For seconders, the Bible and Christian tradition teaches that faith is (among other things) an epistemic virtue had by those who are in some sense in tune with the things of God. Saying such ridiculous things as “it takes more faith to be an atheist” either tacitly admits that believing by faith is an epistemically bad way of believing, or else suggests atheists are more epistemically virtuous about spiritual matters than believers are. Are you recommending we either stop believing things by faith or all become atheists?

For thirders, it is not clever and it is not cute. Actually, dialectically speaking, it commits the tu quoque fallacy. Whenever I hear this cliché applied to atheism or some other non-Christian position, I hear your confident chuckles and resounding baritone amens. But, ironically, this only reveals how unclever and uncute you are. Let the record show: it is not clever, and it is not cute. In the rare event that you heed this sage advice,

Thank you sincerely,

The Golden Calf has become a Fattened Cow: III

In the previous post, I note that the idea that “our Father’s house” is a localized place with walls and a ceiling is decisively shattered by Jesus on the cross. With the ushering in of the new covenant was a new concept of just where our Father’s dwells. Stephen defends this new covenant concept before the Jewish Sanhedrin. Although our ancestors “provided a dwelling place for the God of Jacob,” Stephen says, it is now the case that “the Most High does not live in houses made by human hands.” Those who fail to realize this Stephen calls “stiff-necked people” whose “hearts and ears are still uncircumcised” and who “resist the Holy Spirit” (Acts 7:44-51). Paul echoes Stephen’s dying words when he says “The God who made the world and everything in it is the Lord of heaven and earth and does not live in temples built by human hands” (Acts 17:24).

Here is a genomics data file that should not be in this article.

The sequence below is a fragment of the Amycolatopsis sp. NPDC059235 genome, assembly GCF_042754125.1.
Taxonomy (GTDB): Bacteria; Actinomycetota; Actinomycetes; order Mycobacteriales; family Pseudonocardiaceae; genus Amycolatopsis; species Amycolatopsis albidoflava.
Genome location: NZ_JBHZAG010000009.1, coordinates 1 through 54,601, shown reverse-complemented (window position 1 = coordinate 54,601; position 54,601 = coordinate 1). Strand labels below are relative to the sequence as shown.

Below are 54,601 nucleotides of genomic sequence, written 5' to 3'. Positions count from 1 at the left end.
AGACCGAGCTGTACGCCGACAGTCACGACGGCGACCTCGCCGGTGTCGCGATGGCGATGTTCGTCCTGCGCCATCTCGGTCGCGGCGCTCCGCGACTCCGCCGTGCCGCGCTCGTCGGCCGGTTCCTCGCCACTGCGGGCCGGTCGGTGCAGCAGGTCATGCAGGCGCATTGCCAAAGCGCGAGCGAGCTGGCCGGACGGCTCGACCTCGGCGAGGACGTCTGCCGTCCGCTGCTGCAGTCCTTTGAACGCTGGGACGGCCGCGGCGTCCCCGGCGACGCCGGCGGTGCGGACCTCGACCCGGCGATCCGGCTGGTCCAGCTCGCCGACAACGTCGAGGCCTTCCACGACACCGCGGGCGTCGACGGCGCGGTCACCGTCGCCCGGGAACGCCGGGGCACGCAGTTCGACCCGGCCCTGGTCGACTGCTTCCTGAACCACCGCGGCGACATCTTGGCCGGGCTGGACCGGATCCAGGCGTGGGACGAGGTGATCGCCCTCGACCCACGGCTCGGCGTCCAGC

goldencalfPaul reinforces the concept in his pastoral efforts at Corinth with a rhetorical question,
as if the Corinthian believers had forgotten the obvious: “do you not know that your body is a temple of the Holy Spirit who is in you, whom you have from God, and that you are not your own?” Paul concludes, “For you have been bought with a price: therefore glorify God in your body” (1 Cor 6:19-20).

Most who worship their sanctuaries do so because they think they are holy places. Both the spirit and letter of the New Testament testifies that our very bodies are holy places with which we are able to worship and honor God at all times, in all places, in all situations. Why would we prefer to limit such worship to one place? Are we scared of what it may look like to live a genuine Christian life of love and sacrifice? Why are we so insistent upon rebuilding walls that Jesus died to destroy?

Fattened cows are an insult to the spotless lamb.